Fair Play: Boom-Boom

THE injustice of it all was written all over Rey Bautista’s face.

He just went seven rounds with a tough hombre in Heriberto Ruiz, one of two guys to have beaten him, got cut twice—with one the size of Texas—and after Rico Navarro announces he won, he got booed?

Grimacing, not from pain, but from searching for words as he spoke in Tagalog about the win, his words were drowned by a loud wave of boos from the upper section, which at the start of the fight was cheering him on.

Strangely enough, it seemed Boom-Boom was apologizing for winning.

When he got off the ring, I and a few other reporters got to approach the boxer and while some were asking questions, I couldn’t help but cringe at the meanest cut I’ve ever seen.

Boom-Boom said Ruiz used the same tactics in their first fight but I kept hearing Gary Sinise saying “blunt force trauma to the head…three inches…this guy sure had a rough day at the office.”

How bad was the wound? It was so deep the other side was caving in, while the other was protruding and, being a squeamish kind of guy, I had goose bumps when I stupidly took a closer look.

So, did Boom-Boom deserve to be booed? Frankly, I don’t know. I think Boom-Boom won the first round, while Ruiz got the second. Rounds three to seven? It’s for the more knowledgeable guys like Al Mendoza and Jingo Quijano to analyze.

One point though, Boom-Boom went gun-shy in the middle rounds and had it gone the distance, I fear some demonstrative fan could have knocked out his seatmate while screaming, “USE THE JAB, BOOM!”

If the main event was disappointing, Jason Pagara’s fourth-round win sure more than made up for it. For most of the three rounds, Pagara was telegraphing his one-twos but surprised his foe in the fourth with an uppercut, then that left cross that sent Juan Carlos Gallego to dreamland.

Veteran writer Erwin Lirazan—who is, by the way, an accomplished musician—said Pagara’s punch is like Pacquiao’s Manila Ice, which knocked out Ricky Hatton and Nonito Donaire Jr.’s signature KO punch that downed Vic Darchinyan and Fernando Montiel.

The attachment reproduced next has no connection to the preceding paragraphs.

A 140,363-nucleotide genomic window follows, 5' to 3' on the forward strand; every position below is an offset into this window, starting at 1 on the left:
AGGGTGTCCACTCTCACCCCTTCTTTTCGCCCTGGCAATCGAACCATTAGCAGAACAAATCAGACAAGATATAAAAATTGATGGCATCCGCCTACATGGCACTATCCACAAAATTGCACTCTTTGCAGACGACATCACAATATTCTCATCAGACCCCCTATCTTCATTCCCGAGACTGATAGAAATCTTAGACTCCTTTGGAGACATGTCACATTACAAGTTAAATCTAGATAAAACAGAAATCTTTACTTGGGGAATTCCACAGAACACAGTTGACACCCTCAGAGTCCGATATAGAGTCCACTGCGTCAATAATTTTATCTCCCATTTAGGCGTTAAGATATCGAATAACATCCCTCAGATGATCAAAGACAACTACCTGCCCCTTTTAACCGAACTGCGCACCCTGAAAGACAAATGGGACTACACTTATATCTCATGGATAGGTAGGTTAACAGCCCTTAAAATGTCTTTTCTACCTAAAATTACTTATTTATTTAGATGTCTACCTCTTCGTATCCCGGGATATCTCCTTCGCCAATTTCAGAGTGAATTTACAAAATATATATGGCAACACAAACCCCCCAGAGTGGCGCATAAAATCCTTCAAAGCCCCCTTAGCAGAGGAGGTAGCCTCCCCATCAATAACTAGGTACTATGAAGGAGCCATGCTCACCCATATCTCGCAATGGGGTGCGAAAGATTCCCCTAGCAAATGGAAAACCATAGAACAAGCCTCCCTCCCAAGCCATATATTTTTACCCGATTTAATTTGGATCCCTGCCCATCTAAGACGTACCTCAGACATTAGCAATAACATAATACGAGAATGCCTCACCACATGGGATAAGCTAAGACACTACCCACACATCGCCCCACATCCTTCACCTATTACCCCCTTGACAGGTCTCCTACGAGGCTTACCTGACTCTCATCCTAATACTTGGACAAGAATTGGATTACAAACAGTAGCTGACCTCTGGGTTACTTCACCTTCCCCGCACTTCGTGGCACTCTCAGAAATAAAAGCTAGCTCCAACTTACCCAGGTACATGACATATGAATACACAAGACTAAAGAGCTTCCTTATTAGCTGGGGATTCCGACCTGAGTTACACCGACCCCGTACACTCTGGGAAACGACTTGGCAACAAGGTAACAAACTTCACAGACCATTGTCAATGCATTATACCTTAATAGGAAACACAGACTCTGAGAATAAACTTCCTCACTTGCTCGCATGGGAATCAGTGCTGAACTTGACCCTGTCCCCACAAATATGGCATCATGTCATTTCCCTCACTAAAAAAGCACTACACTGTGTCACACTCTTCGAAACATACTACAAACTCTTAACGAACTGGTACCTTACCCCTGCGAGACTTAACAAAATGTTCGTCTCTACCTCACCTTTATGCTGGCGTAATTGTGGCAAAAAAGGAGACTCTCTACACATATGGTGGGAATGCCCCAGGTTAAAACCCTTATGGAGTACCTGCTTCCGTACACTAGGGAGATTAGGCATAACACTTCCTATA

Before that, Pagara was in trouble as he already had a welt under his eye due to the Mexican’s punches.

Then Gallego learned how Hatton, Darchinyan and Montiel felt when they saw a left from out of nowhere end the fight.

FINAL CUT. Coach Michael Weiss has released the 23-man lineup who will be in Germany for the final training camp for the Azkals World Cup qualifiers against Sri Lanka.

Those who made the cut were Neil Etheridge, Edward Sacapano, Aly Borromeo, Stephan Shrock, Roel Gener, Anton del Rosario, Ray Jonsson, Jason Sabio, Dennis Cagara, Manuel Ott, James Younghusband, Jerry Lucena, Emelio Caligdong, James Rochlitz, Paul Mulders, Ricardo Becite, Nestorio Margase, Ian Araneta, Phil Younghusband, Angel Guirado, Misagh Bahadoran and Nate Burkey.

Burkey and Rochlitz were discovered during the US tryouts with two others. One got injured while the fourth one, according to team captain Aly, was prevented from going to the Philippines by relatives who warned him of threats of kidnapping, bombing and shooting. That sucks, but good riddance, eh?

Jason de Jong also didn’t make it and based on the off-court issues the midfielder is facing, it’s likely that we’ve seen the last of him in an Azkal uniform. Unless ,of course, he shapes up.

Another new name in the team is Dennis Cagara, and I admit, I’m not thrilled to see this guy.

The PFF has been courting Cagara since 2004 and the former Denmark U21 player has always turned the team down, never showing any interest that he’s willing to play for the flag. But I guess, now that’s he made the team, I hope he gets the chance to prove skeptics, like me, wrong.

Paul Mulders is also a new find, one team manager Dan Palami is very excited about. He reportedly plays in the first division of Holland and was a graduate of the vaunted Ajax youth system.

Curiously enough, when Dan first mentioned his name to me over lunch, I was still so hung over I thought he was talking about the X-Files.


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